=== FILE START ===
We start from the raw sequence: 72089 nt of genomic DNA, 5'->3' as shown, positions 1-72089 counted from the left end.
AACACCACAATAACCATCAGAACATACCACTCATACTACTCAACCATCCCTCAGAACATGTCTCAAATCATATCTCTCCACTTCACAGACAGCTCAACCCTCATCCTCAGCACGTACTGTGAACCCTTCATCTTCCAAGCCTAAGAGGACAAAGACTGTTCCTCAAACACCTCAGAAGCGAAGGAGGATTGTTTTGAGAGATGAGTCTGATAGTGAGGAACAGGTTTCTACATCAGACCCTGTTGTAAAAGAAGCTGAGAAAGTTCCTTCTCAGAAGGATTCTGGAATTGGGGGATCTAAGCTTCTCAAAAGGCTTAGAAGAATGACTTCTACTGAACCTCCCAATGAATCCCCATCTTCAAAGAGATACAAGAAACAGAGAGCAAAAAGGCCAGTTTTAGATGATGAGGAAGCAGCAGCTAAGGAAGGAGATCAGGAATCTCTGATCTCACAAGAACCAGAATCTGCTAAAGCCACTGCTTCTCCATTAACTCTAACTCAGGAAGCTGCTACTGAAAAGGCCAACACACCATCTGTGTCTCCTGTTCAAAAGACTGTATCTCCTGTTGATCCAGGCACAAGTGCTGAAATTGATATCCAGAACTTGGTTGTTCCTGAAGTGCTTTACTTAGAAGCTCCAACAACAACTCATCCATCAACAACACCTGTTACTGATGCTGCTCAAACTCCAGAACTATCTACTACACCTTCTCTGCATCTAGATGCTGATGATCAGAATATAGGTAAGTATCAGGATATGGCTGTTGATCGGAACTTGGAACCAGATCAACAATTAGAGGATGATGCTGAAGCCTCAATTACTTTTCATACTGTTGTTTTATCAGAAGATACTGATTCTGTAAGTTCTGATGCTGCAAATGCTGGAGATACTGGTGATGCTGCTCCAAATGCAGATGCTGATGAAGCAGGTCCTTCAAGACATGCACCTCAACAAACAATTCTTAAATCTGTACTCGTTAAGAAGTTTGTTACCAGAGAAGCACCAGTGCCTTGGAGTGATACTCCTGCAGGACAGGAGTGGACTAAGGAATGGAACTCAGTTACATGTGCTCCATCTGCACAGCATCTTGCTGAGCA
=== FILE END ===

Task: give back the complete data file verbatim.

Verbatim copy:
We start from the raw sequence: 72089 nt of genomic DNA, 5'->3' as shown, positions 1-72089 counted from the left end.
AACACCACAATAACCATCAGAACATACCACTCATACTACTCAACCATCCCTCAGAACATGTCTCAAATCATATCTCTCCACTTCACAGACAGCTCAACCCTCATCCTCAGCACGTACTGTGAACCCTTCATCTTCCAAGCCTAAGAGGACAAAGACTGTTCCTCAAACACCTCAGAAGCGAAGGAGGATTGTTTTGAGAGATGAGTCTGATAGTGAGGAACAGGTTTCTACATCAGACCCTGTTGTAAAAGAAGCTGAGAAAGTTCCTTCTCAGAAGGATTCTGGAATTGGGGGATCTAAGCTTCTCAAAAGGCTTAGAAGAATGACTTCTACTGAACCTCCCAATGAATCCCCATCTTCAAAGAGATACAAGAAACAGAGAGCAAAAAGGCCAGTTTTAGATGATGAGGAAGCAGCAGCTAAGGAAGGAGATCAGGAATCTCTGATCTCACAAGAACCAGAATCTGCTAAAGCCACTGCTTCTCCATTAACTCTAACTCAGGAAGCTGCTACTGAAAAGGCCAACACACCATCTGTGTCTCCTGTTCAAAAGACTGTATCTCCTGTTGATCCAGGCACAAGTGCTGAAATTGATATCCAGAACTTGGTTGTTCCTGAAGTGCTTTACTTAGAAGCTCCAACAACAACTCATCCATCAACAACACCTGTTACTGATGCTGCTCAAACTCCAGAACTATCTACTACACCTTCTCTGCATCTAGATGCTGATGATCAGAATATAGGTAAGTATCAGGATATGGCTGTTGATCGGAACTTGGAACCAGATCAACAATTAGAGGATGATGCTGAAGCCTCAATTACTTTTCATACTGTTGTTTTATCAGAAGATACTGATTCTGTAAGTTCTGATGCTGCAAATGCTGGAGATACTGGTGATGCTGCTCCAAATGCAGATGCTGATGAAGCAGGTCCTTCAAGACATGCACCTCAACAAACAATTCTTAAATCTGTACTCGTTAAGAAGTTTGTTACCAGAGAAGCACCAGTGCCTTGGAGTGATACTCCTGCAGGACAGGAGTGGACTAAGGAATGGAACTCAGTTACATGTGCTCCATCTGCACAGCATCTTGCTGAGCA